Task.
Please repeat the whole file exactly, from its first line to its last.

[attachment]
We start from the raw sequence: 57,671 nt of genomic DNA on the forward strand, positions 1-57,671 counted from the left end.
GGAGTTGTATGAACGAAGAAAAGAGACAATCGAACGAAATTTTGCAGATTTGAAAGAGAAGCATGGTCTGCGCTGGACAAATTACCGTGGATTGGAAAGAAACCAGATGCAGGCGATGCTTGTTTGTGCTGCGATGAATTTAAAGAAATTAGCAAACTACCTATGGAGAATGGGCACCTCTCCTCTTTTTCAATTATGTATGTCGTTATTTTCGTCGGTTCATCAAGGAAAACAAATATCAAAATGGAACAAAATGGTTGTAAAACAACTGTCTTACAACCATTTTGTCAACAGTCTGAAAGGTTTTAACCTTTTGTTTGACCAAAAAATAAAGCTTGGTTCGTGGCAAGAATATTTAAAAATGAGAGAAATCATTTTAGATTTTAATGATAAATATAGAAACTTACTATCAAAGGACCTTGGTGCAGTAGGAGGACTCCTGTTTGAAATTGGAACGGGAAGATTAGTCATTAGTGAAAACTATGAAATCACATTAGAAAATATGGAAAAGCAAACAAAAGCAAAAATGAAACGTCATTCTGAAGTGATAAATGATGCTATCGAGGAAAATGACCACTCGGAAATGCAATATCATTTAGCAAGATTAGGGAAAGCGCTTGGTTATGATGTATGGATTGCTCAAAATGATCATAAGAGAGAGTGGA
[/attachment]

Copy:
We start from the raw sequence: 57,671 nt of genomic DNA on the forward strand, positions 1-57,671 counted from the left end.
GGAGTTGTATGAACGAAGAAAAGAGACAATCGAACGAAATTTTGCAGATTTGAAAGAGAAGCATGGTCTGCGCTGGACAAATTACCGTGGATTGGAAAGAAACCAGATGCAGGCGATGCTTGTTTGTGCTGCGATGAATTTAAAGAAATTAGCAAACTACCTATGGAGAATGGGCACCTCTCCTCTTTTTCAATTATGTATGTCGTTATTTTCGTCGGTTCATCAAGGAAAACAAATATCAAAATGGAACAAAATGGTTGTAAAACAACTGTCTTACAACCATTTTGTCAACAGTCTGAAAGGTTTTAACCTTTTGTTTGACCAAAAAATAAAGCTTGGTTCGTGGCAAGAATATTTAAAAATGAGAGAAATCATTTTAGATTTTAATGATAAATATAGAAACTTACTATCAAAGGACCTTGGTGCAGTAGGAGGACTCCTGTTTGAAATTGGAACGGGAAGATTAGTCATTAGTGAAAACTATGAAATCACATTAGAAAATATGGAAAAGCAAACAAAAGCAAAAATGAAACGTCATTCTGAAGTGATAAATGATGCTATCGAGGAAAATGACCACTCGGAAATGCAATATCATTTAGCAAGATTAGGGAAAGCGCTTGGTTATGATGTATGGATTGCTCAAAATGATCATAAGAGAGAGTGGA